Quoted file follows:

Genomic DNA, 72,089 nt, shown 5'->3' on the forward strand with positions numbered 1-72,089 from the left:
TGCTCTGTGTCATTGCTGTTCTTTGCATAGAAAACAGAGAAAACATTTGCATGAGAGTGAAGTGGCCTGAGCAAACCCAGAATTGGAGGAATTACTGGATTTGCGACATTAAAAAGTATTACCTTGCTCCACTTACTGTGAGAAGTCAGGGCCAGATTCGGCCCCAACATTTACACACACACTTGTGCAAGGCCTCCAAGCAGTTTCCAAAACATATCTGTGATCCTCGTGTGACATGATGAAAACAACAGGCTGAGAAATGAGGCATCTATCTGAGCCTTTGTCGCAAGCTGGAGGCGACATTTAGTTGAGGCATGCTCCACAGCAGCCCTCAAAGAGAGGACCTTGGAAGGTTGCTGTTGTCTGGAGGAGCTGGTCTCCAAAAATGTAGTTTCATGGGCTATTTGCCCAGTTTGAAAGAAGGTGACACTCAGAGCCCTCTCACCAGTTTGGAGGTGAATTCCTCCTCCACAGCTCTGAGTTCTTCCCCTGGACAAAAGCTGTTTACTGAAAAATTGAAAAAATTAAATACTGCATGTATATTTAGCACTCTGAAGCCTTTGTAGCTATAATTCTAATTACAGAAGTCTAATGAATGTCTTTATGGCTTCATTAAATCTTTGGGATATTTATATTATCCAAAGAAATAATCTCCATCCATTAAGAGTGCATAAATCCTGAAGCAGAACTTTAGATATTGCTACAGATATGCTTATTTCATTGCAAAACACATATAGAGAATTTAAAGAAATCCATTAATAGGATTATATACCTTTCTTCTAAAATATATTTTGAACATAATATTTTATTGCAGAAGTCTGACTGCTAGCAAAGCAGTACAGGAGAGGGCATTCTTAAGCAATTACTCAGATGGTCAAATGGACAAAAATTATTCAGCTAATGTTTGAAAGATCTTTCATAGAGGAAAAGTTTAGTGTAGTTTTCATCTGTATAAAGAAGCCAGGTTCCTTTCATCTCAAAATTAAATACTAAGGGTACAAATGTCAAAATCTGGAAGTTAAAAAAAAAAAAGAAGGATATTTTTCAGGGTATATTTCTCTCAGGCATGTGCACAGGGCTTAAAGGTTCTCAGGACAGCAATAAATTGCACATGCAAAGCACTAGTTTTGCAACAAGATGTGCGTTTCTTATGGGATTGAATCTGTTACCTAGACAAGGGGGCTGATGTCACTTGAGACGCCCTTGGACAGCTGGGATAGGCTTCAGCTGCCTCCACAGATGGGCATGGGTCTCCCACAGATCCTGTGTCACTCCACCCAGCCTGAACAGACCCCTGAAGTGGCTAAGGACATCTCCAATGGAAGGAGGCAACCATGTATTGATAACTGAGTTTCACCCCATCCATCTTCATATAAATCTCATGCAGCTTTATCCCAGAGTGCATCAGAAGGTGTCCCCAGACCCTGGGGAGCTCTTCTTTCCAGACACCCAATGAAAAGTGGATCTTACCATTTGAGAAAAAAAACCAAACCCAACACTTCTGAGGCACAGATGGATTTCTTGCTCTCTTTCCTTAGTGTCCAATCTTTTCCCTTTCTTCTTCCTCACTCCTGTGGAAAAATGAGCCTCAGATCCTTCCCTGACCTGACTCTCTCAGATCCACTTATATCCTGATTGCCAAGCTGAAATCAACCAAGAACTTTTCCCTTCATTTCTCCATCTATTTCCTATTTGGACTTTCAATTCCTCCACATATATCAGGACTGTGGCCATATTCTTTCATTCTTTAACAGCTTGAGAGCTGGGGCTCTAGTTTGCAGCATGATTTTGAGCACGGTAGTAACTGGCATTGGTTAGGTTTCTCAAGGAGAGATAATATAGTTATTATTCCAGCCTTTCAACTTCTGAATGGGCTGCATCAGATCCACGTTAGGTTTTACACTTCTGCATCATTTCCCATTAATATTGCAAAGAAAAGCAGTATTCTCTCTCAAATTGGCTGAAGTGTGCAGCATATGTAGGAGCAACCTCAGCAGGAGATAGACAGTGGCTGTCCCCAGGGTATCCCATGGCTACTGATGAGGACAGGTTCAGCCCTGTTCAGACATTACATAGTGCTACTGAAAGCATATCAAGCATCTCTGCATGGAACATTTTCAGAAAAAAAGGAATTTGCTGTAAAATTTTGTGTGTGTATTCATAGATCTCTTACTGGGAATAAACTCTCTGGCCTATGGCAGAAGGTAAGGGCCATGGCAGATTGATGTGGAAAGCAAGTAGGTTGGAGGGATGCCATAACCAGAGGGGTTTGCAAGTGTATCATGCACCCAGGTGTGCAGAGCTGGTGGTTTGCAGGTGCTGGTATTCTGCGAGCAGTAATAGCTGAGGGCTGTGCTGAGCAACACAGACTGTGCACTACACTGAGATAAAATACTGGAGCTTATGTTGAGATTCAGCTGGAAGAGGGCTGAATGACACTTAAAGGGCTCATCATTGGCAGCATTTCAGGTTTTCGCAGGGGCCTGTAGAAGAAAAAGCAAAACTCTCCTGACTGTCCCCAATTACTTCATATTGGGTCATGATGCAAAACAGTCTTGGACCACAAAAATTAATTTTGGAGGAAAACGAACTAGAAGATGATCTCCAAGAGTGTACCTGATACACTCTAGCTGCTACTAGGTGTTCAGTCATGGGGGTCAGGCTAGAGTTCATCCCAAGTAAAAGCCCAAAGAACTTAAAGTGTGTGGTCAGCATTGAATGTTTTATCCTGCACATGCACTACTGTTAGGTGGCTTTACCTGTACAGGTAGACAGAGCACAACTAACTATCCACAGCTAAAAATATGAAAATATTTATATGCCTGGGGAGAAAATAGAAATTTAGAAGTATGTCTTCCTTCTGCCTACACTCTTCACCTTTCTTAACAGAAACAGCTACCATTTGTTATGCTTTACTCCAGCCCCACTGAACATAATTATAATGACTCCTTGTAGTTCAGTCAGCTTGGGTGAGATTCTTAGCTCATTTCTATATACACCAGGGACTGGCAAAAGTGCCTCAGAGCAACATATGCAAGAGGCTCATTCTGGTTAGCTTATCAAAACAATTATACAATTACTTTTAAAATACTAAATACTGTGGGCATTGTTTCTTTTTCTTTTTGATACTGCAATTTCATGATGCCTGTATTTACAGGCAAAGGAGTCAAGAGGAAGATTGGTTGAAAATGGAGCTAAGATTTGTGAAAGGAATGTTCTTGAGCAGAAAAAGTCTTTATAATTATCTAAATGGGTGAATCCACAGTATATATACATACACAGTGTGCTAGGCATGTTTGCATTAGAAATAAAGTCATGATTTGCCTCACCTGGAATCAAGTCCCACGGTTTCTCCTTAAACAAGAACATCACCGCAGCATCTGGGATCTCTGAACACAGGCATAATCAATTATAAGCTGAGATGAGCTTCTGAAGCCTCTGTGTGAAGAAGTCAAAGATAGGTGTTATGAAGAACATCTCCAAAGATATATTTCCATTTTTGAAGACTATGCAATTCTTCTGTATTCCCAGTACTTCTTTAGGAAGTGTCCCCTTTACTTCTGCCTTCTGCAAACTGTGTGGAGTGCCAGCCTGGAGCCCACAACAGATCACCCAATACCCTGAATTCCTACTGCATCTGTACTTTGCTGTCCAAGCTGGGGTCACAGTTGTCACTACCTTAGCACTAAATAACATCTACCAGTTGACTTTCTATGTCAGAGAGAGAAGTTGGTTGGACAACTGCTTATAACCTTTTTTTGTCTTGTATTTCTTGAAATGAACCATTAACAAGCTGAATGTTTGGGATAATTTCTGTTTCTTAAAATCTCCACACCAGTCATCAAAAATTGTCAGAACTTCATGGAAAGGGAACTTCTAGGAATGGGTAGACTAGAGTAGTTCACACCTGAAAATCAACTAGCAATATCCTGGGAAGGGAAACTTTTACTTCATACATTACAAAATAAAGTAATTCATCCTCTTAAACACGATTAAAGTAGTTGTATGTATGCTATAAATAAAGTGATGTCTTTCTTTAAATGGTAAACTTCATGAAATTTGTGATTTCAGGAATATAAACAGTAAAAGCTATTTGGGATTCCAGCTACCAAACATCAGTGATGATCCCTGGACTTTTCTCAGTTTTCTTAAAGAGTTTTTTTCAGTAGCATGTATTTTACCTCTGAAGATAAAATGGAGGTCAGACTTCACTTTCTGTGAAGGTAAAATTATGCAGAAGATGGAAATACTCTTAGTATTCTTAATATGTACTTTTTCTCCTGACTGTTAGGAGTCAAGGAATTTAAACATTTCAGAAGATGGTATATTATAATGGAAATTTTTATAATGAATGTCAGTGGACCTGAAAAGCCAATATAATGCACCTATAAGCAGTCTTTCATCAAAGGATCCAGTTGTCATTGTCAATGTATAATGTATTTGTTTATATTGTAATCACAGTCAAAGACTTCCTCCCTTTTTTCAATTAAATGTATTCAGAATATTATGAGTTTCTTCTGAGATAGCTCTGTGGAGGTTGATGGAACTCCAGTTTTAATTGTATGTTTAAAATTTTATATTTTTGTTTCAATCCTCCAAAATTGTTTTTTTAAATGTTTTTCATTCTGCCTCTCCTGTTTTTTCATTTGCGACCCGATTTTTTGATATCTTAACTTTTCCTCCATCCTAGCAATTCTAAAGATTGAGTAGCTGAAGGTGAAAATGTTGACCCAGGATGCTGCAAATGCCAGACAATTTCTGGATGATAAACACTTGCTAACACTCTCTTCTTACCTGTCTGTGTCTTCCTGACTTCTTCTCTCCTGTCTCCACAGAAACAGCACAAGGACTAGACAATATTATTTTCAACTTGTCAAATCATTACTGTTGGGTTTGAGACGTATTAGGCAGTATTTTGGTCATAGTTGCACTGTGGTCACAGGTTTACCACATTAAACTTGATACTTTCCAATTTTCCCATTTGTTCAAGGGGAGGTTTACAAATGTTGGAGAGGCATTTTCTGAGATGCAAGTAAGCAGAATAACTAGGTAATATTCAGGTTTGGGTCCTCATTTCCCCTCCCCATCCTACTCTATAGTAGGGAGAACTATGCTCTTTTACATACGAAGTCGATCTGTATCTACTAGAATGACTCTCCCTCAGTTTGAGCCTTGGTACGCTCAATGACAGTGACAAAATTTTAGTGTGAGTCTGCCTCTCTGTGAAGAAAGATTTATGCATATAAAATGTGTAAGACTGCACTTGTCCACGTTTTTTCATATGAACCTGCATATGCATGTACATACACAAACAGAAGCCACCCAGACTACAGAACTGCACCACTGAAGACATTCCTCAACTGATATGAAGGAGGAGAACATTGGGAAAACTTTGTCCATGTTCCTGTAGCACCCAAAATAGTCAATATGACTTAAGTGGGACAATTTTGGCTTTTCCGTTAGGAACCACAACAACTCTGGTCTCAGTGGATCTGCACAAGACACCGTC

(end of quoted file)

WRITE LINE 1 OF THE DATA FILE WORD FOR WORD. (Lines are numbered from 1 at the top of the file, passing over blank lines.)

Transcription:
Genomic DNA, 72,089 nt, shown 5'->3' on the forward strand with positions numbered 1-72,089 from the left: